Cook County Jail in Chicago, one of the largest prisons in the country, became widely known and reported on during the COVID-19 pandemic due to the high number of positive COVID-19 cases among inmates. During the early days of the COVID-19 pandemic, The New York Times reported that Cook County Jail was the nation’s largest known source of COVID-19 infection. This sparked protest and social unrest over the failures of the jail to protect and prioritize the health and safety of their inmates.
The outbreak began towards the end of March 2020 when two inmates tested positive. This eventually led to over 350 inmates and staff members becoming infected over just two weeks. During the outbreak, a picture went viral that showed a jail window in which an inmate held up a sign reading “HELP.WE.MATTER.”
According to data collected by the Associated Press and The Marshall Project, a nonprofit online journalism news organization focused on criminal justice, one in every five state and federal prisoners in the United States has tested positive for COVID-19. These statistics show that prisoners are often forgotten and that proper health and safety measures are frequently not taken to prevent the spread of the virus.
The University of Connecticut Humanities’ latest installment of the Fellow’s Talk series, which provides the opportunity to highlight a fellow’s project and research goals, featured Melanie Newport, an assistant professor of history at the UConn Hartford campus.
In Newport’s forthcoming book, tentatively titled “This Is My Jail,” under contract with the University of Pennsylvania Press Politics and Culture in Modern American series, she explores the COVID-19 crisis within Cook County Jail from a historical lens by taking a deeper look at the history of prison life and the struggles inmates face. Her research for the book is primarily focused on how incarcerated people resisted and contested the transformation of American jails.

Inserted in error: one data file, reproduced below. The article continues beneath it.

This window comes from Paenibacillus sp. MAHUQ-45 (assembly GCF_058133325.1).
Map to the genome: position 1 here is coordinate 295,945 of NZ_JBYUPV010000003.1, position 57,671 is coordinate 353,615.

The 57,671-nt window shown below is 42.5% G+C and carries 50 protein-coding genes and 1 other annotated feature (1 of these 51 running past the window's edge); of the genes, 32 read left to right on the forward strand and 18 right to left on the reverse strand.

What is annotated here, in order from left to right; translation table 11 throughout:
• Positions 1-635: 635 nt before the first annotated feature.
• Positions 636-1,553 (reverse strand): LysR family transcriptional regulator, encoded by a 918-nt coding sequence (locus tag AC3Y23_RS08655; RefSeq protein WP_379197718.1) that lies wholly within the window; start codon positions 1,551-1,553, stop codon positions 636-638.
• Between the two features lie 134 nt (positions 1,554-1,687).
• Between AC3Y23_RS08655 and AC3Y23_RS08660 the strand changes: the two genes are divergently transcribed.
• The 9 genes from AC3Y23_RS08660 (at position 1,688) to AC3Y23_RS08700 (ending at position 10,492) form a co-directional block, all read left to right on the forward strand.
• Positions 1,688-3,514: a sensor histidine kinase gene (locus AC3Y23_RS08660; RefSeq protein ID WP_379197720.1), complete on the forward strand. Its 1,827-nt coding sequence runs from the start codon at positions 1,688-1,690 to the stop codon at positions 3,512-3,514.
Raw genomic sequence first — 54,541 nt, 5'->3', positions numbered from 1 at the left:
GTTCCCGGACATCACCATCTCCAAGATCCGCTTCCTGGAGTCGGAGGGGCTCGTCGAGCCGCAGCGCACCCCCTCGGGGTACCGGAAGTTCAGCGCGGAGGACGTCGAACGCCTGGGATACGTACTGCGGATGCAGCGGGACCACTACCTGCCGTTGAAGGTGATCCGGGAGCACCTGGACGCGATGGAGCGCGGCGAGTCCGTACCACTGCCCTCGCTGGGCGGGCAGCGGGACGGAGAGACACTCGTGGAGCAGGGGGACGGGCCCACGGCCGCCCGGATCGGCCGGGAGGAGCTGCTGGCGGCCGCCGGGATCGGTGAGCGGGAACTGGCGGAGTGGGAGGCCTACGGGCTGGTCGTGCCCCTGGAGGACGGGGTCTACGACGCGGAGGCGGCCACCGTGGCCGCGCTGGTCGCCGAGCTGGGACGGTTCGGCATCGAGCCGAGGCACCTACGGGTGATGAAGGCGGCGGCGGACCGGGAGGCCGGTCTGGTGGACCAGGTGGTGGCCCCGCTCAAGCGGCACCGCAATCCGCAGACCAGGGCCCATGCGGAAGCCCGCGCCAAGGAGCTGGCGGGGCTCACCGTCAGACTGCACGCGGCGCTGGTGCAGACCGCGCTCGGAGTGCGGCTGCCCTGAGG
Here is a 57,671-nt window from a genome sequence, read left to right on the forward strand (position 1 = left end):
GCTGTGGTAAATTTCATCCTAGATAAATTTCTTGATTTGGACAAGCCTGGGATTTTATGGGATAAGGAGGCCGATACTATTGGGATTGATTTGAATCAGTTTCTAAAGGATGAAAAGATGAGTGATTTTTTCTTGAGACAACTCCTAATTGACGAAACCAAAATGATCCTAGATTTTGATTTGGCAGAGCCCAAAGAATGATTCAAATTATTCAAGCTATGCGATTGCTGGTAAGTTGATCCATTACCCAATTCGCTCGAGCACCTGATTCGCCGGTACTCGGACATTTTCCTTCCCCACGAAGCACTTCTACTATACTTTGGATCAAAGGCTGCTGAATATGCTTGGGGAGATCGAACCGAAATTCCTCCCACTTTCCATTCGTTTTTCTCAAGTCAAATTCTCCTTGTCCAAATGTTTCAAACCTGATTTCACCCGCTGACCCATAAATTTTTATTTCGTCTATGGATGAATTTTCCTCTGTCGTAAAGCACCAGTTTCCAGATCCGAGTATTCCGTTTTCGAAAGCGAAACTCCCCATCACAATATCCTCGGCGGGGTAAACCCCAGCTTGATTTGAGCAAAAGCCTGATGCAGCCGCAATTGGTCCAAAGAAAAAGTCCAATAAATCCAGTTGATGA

“They constructed a place for themselves within a postwar liberal state that was oriented toward their exclusion,” Newport said. “Prisoners shaped a new expectation in the 1950s that jails were obligated to expand prisoner’s rights.”
Prisoner’s rights have been a highly contested topic throughout the years, and the COVID-19 pandemic has once again shed light on the lack of concern that many prison systems have for their inmates. Since the 1960s, mass incarceration has been a growing concern and can be attributed to factors such as tough-on-crime policies, controversial police practices and racist laws that disproportionately imprison people of color at higher rates than white people.
Once someone has been imprisoned, it can significantly impact the future career and life opportunities that they will have access to once they are released.
“People are having a really hard time getting work and keeping work after they’re let out of jail,” Newport said.
Newport talked about how many prisoners who do tell their bosses about their criminal record do not end up getting hired. If they do not initially disclose their criminal history, and it is eventually found out, then they will most likely be fired. This is just one of many injustices that incarcerated individuals face once they are released. Others include health-related issues, trouble finding housing and many more.
The COVID-19 pandemic has once again revealed the injustices within the United States prison system. Unfortunately, many prisoners have contracted COVID-19 and steps will have to be taken to ensure that the health and well-being of incarcerated individuals are prioritized.